Ohio families know to expect the sales tax free weekend every August, just in time for back-to-school shopping.
The problem this year is no one knows what to expect from the back-to-school experience due to the COVID-19 pandemic.
With some school districts going forward with in-class instruction, some moving classes online and others trying a hybrid of both, families out over the weekend were changing the way they normally prepare for the new school year.
“This weekend I would have taken advantage of, but everything’s hit or miss, everything’s changing,” said Ashley Gore of Liberty, who was shopping at The Supply Room in Liberty. “I’m putting off shopping until everything is written in stone. I haven’t bought any clothes yet. I bought a desk, a new printer to get set up for learning at home, so it’s completely different this year.”
Desks, computers and their accessories are not among the items that are exempt from sales taxes this weekend. The exemption only applies to items of clothing that cost $75 or less and school supplies and school instructional materials priced at $20 or less.
Shirleyah Peakes of Youngstown was shopping for clothing at Southern Park Mall in Boardman to wear for her freshman year at Youngstown State University, even though she only may be on campus a couple days a week.
“Sometimes what I wear won’t really matter,” she said. “I’ve just got to find a way to accept not being on campus every day.”
Marina Dechellis of Youngstown was taking advantage of the clothing discount with her daughters — Elysia, 8, and Milani, 7 — on Saturday, but she said she was more cautious about her spending this year.
“I was going to send them back (to in-class instruction), but I’m starting to have a change of heart now,” Dechellis said. “I think the first nine weeks I’ll try online and hopefully something comes up so they can go back. They miss their friends, but the way things are going to be, they won’t be having lunch together. It’s not going to be the same.”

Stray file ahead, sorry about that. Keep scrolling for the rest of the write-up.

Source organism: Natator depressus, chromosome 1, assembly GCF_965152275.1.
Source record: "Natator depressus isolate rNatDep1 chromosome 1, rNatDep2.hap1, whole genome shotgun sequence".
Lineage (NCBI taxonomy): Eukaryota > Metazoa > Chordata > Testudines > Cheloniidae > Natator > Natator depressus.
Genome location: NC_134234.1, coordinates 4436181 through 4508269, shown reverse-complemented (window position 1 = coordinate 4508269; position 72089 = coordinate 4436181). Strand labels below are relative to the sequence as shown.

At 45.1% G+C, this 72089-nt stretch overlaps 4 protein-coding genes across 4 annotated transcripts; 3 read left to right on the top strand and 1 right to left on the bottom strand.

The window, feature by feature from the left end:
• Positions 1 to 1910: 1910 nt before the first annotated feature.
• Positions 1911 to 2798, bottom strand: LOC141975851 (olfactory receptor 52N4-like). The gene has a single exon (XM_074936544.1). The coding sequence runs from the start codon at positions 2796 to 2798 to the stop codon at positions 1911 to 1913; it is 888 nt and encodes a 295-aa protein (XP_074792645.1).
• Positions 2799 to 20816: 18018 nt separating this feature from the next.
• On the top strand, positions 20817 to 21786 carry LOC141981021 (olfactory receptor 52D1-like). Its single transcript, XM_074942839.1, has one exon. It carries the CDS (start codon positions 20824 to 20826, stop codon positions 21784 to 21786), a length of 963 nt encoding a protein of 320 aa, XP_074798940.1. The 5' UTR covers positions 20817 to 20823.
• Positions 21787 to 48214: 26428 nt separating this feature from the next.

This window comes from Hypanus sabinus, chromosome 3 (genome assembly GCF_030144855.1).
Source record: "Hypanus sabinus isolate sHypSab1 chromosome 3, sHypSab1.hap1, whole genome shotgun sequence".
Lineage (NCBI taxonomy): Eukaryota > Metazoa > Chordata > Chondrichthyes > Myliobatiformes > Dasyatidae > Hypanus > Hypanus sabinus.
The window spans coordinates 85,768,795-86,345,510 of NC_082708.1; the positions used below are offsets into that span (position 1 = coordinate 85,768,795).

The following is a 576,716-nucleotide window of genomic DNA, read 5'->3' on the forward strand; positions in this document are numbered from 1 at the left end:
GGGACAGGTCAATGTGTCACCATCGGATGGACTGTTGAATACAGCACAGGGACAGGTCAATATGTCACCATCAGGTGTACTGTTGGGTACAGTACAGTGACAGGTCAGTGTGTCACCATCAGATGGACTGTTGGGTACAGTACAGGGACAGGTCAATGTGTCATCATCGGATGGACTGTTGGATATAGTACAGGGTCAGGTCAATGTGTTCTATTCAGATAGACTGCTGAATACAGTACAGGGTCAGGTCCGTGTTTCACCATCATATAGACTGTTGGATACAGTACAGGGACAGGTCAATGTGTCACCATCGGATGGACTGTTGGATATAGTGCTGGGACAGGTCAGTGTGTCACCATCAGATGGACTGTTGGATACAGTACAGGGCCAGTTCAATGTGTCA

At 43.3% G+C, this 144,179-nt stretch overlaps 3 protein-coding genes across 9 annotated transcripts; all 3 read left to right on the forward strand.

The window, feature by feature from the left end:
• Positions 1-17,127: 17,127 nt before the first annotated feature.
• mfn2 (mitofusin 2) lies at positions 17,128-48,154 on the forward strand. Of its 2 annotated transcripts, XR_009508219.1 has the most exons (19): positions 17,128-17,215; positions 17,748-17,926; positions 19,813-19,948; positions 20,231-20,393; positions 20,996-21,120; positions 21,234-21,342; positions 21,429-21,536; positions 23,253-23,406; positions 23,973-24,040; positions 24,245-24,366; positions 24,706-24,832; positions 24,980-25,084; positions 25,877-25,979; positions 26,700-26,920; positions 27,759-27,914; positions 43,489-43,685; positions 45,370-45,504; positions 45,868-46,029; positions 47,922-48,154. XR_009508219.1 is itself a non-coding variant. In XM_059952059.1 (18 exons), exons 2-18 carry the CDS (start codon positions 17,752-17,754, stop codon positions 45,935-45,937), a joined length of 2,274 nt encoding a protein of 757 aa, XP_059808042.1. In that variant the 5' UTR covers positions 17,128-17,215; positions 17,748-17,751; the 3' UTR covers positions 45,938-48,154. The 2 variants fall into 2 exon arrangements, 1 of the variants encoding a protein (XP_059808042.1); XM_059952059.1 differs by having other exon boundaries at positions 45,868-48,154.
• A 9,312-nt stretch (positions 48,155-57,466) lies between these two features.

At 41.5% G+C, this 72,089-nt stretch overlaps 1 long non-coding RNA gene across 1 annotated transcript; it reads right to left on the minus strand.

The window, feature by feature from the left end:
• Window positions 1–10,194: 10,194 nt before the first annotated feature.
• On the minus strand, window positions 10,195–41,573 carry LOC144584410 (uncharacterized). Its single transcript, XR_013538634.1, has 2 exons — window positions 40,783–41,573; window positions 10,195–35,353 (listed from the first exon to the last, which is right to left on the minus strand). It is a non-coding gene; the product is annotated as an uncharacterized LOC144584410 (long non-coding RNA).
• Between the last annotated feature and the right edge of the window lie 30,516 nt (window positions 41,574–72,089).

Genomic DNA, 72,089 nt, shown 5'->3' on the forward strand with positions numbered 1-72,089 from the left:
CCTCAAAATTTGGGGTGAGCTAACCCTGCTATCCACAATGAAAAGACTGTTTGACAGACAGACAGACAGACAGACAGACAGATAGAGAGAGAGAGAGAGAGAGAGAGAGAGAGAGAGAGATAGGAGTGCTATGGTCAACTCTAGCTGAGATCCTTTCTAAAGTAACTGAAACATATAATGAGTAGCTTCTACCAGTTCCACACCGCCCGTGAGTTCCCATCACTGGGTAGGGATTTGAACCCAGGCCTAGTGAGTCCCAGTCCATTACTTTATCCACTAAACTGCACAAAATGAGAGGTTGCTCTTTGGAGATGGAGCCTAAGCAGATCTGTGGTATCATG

Shaunda Gray of Champion was shopping with her three children — Kaliyah, 14; Kalylle, 13; and Kalin, 7 — and said the savings from not paying sales tax was adding up.
“With the extra $10 I saved from her shirt and his shirt gets us another pair of pants,” she said. “The taxes are a lot. Everything you buy, it seems like there’s $4 in tax. With three children, I do pay attention (to tax holiday weekend).”
One challenge this year is that many stores have not reopened their fitting rooms after shutting down due to the coronavirus. Gray said her children have grown enough since classroom instruction stopped back in March, that she wasn’t sure of their sizes anymore.
Shelley Simms of Calcutta, who was shopping with her 8-year-old grandson, Jackson Wallace, had a similar complaint.
“Fitting rooms not being open is a real pain in the wazoo,” she said. “Now, if it doesn’t fit, I’ll have to come back.”
The tax holiday continues through today and applies to both in-person and online purchases.